The events of my science fiction novel Truth-Teller Rebellion take place two thousand years from now in the Pacific Northwest. Fossil fuels are ancient history that my protagonist Cary Bishop has only read about. The average person in Cary’s home town of New Hanford consumes a fifth of the energy used by an American today. No transcontinental jets soar overhead in Cary’s day, just small solar and hydrogen powered solplanes. Ground transportation is by tramrail, an efficient electric powered train. Battery powered trucks ply the streets, but only the rich or powerful have personal electric cars. Ocean transportation is via cargo ships with computer-controlled sails. The world is more regional and insular than today’s. Cary doesn’t eat apples flown in from New Zealand or munch on Chilean grapes.
Despite the regionalization, the overall standard of living in New Hanford is good because of the Pacific Northwest’s excellent sources of hydro and wind energy. Computer technology ensures the superefficient use of this energy. Medical advances have all but eliminated cancer, most body parts are replaceable, and the average lifespan is a hundred and thirty years. Nonetheless civilization is hampered by a shortage of energy and metals. And while water is plentiful in the Pacific Northwest, the drawdown of aquifers over a thousand years earlier has left North America’s Midwest a sparsely inhabited semi-arid wasteland.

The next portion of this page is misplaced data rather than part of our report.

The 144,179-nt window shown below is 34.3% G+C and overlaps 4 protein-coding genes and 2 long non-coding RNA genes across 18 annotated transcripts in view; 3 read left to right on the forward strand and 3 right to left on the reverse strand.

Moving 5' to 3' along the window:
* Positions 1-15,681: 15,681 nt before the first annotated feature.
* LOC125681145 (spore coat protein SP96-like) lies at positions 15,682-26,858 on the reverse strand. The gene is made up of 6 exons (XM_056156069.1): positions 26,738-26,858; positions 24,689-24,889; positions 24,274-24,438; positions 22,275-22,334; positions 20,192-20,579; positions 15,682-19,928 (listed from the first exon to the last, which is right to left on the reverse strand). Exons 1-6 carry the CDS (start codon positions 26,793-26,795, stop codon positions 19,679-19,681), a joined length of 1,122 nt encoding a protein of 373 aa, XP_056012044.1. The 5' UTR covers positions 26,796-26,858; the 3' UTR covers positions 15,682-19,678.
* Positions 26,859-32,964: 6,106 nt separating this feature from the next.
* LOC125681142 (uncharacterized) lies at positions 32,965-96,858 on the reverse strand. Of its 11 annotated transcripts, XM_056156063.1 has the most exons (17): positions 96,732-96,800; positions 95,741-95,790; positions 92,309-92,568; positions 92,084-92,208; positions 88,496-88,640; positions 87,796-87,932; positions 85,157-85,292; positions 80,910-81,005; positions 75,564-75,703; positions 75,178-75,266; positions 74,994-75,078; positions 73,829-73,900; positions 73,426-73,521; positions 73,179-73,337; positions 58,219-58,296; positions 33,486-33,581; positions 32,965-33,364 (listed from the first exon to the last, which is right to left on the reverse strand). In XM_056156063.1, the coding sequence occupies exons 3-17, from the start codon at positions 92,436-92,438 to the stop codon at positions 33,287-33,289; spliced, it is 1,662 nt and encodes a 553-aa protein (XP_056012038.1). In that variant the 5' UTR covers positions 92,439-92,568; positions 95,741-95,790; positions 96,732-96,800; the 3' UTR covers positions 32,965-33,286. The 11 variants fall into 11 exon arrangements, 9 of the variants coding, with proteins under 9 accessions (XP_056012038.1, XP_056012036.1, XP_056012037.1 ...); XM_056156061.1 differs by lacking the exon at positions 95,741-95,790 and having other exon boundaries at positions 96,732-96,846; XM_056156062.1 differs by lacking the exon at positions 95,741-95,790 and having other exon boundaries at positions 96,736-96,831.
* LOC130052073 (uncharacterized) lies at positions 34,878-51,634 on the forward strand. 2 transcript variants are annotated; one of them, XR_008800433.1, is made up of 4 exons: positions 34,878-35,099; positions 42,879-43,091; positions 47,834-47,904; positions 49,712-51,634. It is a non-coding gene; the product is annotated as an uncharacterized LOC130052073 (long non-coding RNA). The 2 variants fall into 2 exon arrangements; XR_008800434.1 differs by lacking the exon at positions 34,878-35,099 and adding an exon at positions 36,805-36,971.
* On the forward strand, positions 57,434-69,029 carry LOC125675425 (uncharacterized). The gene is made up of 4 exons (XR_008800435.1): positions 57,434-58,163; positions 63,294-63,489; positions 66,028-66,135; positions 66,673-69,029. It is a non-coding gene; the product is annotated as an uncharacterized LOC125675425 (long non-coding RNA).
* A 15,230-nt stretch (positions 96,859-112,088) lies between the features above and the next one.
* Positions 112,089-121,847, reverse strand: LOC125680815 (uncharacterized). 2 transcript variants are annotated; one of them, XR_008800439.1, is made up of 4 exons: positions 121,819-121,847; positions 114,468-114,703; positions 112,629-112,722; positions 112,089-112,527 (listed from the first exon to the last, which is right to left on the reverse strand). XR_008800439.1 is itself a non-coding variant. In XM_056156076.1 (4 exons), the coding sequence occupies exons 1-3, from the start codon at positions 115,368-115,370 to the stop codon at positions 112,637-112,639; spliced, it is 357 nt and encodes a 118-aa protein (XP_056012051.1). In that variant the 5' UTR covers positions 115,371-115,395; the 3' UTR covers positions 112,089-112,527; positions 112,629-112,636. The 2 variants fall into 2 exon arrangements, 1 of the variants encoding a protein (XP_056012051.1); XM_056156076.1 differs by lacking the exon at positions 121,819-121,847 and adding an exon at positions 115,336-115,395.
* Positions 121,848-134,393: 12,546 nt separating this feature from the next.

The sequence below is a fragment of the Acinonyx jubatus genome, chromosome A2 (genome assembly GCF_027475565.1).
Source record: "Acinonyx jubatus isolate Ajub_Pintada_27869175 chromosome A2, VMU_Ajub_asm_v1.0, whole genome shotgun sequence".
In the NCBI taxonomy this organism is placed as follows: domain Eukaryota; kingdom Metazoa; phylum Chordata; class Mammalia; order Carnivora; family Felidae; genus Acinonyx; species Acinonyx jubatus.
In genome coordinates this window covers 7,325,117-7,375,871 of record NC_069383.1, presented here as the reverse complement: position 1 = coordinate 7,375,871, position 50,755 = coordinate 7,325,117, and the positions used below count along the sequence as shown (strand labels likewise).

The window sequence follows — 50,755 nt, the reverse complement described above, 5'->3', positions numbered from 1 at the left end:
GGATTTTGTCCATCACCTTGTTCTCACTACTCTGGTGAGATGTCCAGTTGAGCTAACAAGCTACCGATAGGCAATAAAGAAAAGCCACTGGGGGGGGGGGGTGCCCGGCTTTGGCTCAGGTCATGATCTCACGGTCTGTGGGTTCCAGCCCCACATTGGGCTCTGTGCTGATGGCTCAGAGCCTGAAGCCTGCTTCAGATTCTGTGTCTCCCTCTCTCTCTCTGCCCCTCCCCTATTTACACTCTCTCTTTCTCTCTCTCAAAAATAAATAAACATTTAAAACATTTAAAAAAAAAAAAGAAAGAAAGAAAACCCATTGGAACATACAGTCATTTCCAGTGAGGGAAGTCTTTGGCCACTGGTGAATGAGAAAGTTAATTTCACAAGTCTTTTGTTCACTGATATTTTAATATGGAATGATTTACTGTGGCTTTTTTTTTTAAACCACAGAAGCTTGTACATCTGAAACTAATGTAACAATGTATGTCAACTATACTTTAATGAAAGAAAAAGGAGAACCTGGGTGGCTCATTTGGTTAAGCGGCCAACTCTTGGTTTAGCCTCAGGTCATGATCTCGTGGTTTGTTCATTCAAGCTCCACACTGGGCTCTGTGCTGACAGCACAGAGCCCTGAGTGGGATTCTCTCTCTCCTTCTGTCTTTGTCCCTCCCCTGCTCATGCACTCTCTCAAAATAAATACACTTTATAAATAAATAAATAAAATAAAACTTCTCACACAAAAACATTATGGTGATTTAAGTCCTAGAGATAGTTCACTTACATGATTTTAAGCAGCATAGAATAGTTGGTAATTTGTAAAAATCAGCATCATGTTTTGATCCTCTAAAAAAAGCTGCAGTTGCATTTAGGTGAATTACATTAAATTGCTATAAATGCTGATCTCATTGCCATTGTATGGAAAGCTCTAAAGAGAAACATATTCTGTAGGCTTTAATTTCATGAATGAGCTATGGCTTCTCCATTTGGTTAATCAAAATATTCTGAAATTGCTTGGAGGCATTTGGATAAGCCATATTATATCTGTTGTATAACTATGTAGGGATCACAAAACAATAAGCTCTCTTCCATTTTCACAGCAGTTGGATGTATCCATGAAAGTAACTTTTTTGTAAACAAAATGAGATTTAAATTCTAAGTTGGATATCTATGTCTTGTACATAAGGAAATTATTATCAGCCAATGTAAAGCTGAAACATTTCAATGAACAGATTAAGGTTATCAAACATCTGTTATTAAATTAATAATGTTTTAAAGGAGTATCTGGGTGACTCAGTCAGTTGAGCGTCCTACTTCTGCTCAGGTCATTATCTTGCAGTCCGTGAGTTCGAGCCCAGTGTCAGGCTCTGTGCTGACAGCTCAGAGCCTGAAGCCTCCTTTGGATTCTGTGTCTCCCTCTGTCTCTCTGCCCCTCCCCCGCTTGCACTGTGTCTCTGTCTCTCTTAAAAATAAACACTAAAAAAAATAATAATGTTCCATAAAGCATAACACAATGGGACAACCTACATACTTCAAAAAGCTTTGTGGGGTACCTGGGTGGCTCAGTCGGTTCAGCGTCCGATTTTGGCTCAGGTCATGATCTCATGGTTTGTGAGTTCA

The back history of Truth-Teller Rebellion is that the transition from today to Cary’s world was tumultuous. A nuclear war was fought over the dregs of the Middle Eastern oil fields. Wars and famine then took their toll across the globe. The populations of Africa, South America and Asia, which have grown the most over the past fifty years, had the greatest and most painful decline.
The troubled Truth-Teller Rebellion transition scenario is a very plausible one, maybe even the most probable. Mankind has never been very good at long range planning. Our government struggles to create a one-year budget much less a farsighted energy plan. Some people just don’t care about something that will happen thirty or fifty or a hundred years from now. After all, like John Maynard Keynes said, “in the long run we are all dead.” Others do care, but don’t know what they can do.
Global warming has captured the world’s attention and produced at least a modicum of planning for it. The coming energy shortage is an even more serious crisis. How we deal with this looming problem will define the future of mankind.